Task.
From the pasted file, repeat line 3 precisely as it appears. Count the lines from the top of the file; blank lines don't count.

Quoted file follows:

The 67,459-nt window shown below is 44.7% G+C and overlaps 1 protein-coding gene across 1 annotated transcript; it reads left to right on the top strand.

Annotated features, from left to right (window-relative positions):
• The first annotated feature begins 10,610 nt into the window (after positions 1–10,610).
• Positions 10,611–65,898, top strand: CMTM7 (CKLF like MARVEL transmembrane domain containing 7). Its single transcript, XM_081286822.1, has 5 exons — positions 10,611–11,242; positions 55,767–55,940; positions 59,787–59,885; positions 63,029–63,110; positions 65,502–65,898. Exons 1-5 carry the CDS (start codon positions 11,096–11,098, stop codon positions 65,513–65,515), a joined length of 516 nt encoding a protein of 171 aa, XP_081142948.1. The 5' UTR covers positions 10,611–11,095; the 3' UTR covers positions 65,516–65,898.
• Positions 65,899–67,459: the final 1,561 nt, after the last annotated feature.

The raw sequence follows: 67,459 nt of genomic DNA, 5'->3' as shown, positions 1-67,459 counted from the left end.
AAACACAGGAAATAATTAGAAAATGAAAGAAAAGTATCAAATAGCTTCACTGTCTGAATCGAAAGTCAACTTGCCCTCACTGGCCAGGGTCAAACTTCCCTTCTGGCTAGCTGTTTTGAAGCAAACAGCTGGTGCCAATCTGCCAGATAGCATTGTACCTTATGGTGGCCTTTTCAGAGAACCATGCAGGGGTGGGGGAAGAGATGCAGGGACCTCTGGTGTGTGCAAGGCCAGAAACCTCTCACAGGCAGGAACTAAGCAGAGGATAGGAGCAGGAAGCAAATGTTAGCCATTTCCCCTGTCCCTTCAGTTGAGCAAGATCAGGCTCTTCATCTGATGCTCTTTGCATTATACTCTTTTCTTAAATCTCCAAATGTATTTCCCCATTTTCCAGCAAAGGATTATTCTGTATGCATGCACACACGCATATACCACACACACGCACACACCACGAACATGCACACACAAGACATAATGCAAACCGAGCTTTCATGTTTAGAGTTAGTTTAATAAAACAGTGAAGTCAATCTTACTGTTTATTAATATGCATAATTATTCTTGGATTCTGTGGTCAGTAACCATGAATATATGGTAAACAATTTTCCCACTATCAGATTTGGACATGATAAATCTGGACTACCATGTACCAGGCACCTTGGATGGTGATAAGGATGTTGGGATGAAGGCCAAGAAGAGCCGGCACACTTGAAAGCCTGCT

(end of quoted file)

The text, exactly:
• The first annotated feature begins 10,610 nt into the window (after positions 1–10,610).